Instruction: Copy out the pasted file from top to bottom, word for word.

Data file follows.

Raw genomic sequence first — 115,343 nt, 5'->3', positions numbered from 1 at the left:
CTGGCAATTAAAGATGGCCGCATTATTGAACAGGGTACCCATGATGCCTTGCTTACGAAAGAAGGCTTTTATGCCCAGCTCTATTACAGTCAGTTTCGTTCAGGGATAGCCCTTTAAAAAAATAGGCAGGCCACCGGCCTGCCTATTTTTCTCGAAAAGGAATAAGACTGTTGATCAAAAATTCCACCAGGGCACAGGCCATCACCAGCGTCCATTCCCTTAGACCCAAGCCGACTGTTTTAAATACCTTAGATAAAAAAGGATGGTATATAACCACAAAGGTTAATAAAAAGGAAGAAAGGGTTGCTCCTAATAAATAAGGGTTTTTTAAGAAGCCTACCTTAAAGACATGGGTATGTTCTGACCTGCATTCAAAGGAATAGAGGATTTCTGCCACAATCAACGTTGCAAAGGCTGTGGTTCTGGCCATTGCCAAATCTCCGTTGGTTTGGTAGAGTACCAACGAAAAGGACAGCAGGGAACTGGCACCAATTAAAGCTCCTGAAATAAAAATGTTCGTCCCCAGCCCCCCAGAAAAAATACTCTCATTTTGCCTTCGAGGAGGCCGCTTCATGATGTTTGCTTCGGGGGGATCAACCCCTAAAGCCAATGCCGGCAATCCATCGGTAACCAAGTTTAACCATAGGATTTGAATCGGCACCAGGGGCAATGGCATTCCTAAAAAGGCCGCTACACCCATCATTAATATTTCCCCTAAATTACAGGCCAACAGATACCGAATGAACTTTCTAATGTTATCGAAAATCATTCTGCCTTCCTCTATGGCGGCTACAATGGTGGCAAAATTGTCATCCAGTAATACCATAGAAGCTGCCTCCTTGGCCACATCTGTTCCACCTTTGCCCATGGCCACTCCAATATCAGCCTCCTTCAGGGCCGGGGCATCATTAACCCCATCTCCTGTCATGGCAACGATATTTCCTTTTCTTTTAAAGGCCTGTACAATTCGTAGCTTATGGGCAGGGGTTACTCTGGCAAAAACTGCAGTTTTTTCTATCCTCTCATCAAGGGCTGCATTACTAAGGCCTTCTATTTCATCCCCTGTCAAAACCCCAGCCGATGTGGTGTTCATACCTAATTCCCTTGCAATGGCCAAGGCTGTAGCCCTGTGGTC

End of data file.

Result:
Raw genomic sequence first — 115,343 nt, 5'->3', positions numbered from 1 at the left:
CTGGCAATTAAAGATGGCCGCATTATTGAACAGGGTACCCATGATGCCTTGCTTACGAAAGAAGGCTTTTATGCCCAGCTCTATTACAGTCAGTTTCGTTCAGGGATAGCCCTTTAAAAAAATAGGCAGGCCACCGGCCTGCCTATTTTTCTCGAAAAGGAATAAGACTGTTGATCAAAAATTCCACCAGGGCACAGGCCATCACCAGCGTCCATTCCCTTAGACCCAAGCCGACTGTTTTAAATACCTTAGATAAAAAAGGATGGTATATAACCACAAAGGTTAATAAAAAGGAAGAAAGGGTTGCTCCTAATAAATAAGGGTTTTTTAAGAAGCCTACCTTAAAGACATGGGTATGTTCTGACCTGCATTCAAAGGAATAGAGGATTTCTGCCACAATCAACGTTGCAAAGGCTGTGGTTCTGGCCATTGCCAAATCTCCGTTGGTTTGGTAGAGTACCAACGAAAAGGACAGCAGGGAACTGGCACCAATTAAAGCTCCTGAAATAAAAATGTTCGTCCCCAGCCCCCCAGAAAAAATACTCTCATTTTGCCTTCGAGGAGGCCGCTTCATGATGTTTGCTTCGGGGGGATCAACCCCTAAAGCCAATGCCGGCAATCCATCGGTAACCAAGTTTAACCATAGGATTTGAATCGGCACCAGGGGCAATGGCATTCCTAAAAAGGCCGCTACACCCATCATTAATATTTCCCCTAAATTACAGGCCAACAGATACCGAATGAACTTTCTAATGTTATCGAAAATCATTCTGCCTTCCTCTATGGCGGCTACAATGGTGGCAAAATTGTCATCCAGTAATACCATAGAAGCTGCCTCCTTGGCCACATCTGTTCCACCTTTGCCCATGGCCACTCCAATATCAGCCTCCTTCAGGGCCGGGGCATCATTAACCCCATCTCCTGTCATGGCAACGATATTTCCTTTTCTTTTAAAGGCCTGTACAATTCGTAGCTTATGGGCAGGGGTTACTCTGGCAAAAACTGCAGTTTTTTCTATCCTCTCATCAAGGGCTGCATTACTAAGGCCTTCTATTTCATCCCCTGTCAAAACCCCAGCCGATGTGGTGTTCATACCTAATTCCCTTGCAATGGCCAAGGCTGTAGCCCTGTGGTC